Thursday, February 28, 2008

Masks and Random Thoughts on Preclinical Research Validity

Epidemiologists and biostatisticians have evolved numerous ways of reducing bias in clinical trials. Randomization of patients, and masking them to their treatment allocation are two. Another is masking clinicians who assess their outcomes.

Why are these simple measures so rarely used in preclinical animal studies? And do animal studies show exaggerated effects as a consequence of poor methodology?

The March 2008 issue of Stroke reports a "meta-meta-analysis" of 13 studies comprising over fifteen thousand animals. Perhaps surprisingly, the study did not show a relationship between the use of randomization or masked outcome assessment and the size of treatment effect. It did, however, show a positive relationship between size of treatment effect and failure to mask investigators during treatment allocation.

This is probably the largest analysis of its kind. It isn't perfect: publication bias is very likely to skew the analysis. For example, size of treatment effect is likely to strongly influence whether a study gets published. If so, effects of methodological bias could be obscured; preclinical researchers might simply be stuffing their methodologically rigorous studies in their filing cabinets because no effect was observed.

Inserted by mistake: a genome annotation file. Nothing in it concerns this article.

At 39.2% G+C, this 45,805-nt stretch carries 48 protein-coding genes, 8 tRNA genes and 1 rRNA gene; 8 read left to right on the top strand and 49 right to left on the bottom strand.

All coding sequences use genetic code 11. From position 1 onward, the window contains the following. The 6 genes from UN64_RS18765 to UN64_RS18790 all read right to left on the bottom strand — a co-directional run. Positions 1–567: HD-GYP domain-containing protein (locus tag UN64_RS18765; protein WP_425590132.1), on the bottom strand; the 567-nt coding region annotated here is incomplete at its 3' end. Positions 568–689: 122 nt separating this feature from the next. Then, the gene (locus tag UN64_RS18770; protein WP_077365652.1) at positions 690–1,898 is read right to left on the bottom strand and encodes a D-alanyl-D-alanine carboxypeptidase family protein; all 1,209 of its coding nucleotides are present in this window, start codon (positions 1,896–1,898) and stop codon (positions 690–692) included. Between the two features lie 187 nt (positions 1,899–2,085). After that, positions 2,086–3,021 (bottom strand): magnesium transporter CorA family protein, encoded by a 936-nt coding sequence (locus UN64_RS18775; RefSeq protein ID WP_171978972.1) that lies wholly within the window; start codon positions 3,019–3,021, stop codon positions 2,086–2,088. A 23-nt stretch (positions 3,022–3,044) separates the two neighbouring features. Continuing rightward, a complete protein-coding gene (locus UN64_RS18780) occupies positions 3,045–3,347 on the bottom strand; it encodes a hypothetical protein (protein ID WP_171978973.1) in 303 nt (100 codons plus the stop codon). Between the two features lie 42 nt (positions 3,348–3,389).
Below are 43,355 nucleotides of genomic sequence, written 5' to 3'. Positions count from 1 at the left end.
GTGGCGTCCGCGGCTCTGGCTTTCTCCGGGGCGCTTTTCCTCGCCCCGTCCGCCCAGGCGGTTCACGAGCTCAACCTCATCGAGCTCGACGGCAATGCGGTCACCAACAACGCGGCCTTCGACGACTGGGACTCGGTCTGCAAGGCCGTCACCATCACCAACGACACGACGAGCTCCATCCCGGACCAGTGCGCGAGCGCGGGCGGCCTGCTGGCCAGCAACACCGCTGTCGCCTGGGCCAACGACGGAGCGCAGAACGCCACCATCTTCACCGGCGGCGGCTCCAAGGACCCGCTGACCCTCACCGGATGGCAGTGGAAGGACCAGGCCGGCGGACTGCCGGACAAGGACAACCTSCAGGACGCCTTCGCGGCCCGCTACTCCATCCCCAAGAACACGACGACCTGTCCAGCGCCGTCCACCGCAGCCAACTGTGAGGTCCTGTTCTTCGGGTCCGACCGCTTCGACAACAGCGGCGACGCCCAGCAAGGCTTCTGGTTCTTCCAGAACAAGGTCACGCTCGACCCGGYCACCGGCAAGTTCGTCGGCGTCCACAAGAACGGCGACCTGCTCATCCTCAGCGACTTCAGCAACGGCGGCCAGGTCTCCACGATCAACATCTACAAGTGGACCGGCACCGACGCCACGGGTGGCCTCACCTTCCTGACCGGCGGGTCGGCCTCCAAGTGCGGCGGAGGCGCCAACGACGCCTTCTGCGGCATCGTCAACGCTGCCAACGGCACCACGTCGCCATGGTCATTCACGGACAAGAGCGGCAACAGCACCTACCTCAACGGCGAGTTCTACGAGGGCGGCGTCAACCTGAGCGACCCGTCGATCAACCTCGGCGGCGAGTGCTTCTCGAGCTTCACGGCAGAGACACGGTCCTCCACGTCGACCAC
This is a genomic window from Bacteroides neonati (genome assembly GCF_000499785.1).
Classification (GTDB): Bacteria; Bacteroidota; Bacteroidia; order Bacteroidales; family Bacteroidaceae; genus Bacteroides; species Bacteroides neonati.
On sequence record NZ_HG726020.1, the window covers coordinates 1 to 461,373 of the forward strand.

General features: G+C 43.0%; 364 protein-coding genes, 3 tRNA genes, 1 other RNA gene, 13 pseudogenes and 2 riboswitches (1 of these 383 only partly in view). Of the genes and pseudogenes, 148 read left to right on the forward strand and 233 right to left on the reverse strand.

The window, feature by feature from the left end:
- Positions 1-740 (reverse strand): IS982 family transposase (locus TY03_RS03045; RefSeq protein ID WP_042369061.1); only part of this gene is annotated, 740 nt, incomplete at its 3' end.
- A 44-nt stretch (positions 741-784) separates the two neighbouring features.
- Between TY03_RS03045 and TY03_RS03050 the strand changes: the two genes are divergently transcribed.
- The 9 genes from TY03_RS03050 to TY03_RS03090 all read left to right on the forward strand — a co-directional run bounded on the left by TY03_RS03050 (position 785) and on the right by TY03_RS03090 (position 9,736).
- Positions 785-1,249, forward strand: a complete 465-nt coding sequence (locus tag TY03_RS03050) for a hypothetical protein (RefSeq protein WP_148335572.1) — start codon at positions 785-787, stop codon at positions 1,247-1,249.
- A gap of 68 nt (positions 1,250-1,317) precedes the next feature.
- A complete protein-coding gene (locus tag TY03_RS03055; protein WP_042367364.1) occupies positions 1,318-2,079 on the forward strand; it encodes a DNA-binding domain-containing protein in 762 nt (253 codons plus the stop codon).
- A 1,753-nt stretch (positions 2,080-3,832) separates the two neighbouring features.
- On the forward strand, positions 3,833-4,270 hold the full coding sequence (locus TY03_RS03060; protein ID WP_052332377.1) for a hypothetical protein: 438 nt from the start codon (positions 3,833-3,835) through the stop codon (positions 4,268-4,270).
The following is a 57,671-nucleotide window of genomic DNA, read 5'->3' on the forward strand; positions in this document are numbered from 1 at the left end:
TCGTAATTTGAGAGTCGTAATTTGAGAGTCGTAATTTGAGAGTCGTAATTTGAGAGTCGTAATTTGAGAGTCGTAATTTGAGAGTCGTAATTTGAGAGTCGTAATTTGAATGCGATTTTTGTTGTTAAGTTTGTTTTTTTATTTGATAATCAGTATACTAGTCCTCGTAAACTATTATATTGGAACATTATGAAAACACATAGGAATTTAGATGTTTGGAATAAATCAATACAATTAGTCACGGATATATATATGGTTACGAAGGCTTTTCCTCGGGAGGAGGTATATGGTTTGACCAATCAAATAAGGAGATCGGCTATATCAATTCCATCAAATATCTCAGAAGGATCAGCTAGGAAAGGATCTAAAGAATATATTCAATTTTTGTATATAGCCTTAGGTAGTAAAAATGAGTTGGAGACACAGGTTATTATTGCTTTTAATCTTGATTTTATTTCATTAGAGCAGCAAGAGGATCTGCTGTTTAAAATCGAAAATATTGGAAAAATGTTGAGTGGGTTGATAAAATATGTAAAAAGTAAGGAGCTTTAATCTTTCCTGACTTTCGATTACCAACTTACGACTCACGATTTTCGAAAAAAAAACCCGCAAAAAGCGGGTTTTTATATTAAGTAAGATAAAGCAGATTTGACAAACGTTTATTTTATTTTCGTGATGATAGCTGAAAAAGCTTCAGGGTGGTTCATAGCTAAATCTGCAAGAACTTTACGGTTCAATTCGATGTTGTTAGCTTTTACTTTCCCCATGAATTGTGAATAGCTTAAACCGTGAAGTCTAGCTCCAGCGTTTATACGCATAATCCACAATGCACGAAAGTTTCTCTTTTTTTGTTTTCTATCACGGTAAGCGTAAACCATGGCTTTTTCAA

The conclusion I draw? Preclinical researchers should randomize and mask anyway.  There is some evidence it matters. Moreover, the logical rationale is overwhelming, and the inconvenience for investigators seems more than manageable. (photocredit: Chiara Marra 2007)


N.Y. Harel said...


I just came across your post and could not agree more strongly, both with you and with Crossley et al. Coicidentally, I had a letter published in April (7 months after submitting!) about the same topic as it applies to failed trials in neurodegenerative diseases. Also, check out an article by M.D. Lindner in Pharmacol. Ther. 7/2007...

Thanks, Noam

Jonathan Kimmelman said...

Thanks, Noam, for your comments. I had caught Lindner's article, but not your excellent letter in Neurology.

There is a virtual cottage industry of articles on methodological quality in preclinical neurological studies-- and to some extent, groups like STAIR seem to be taking steps to directly address the issue.

Strangely, however, there is comparably little written about the cancer preclinical literature-- or virtually any other preclinical research area. I've often wondered why that is...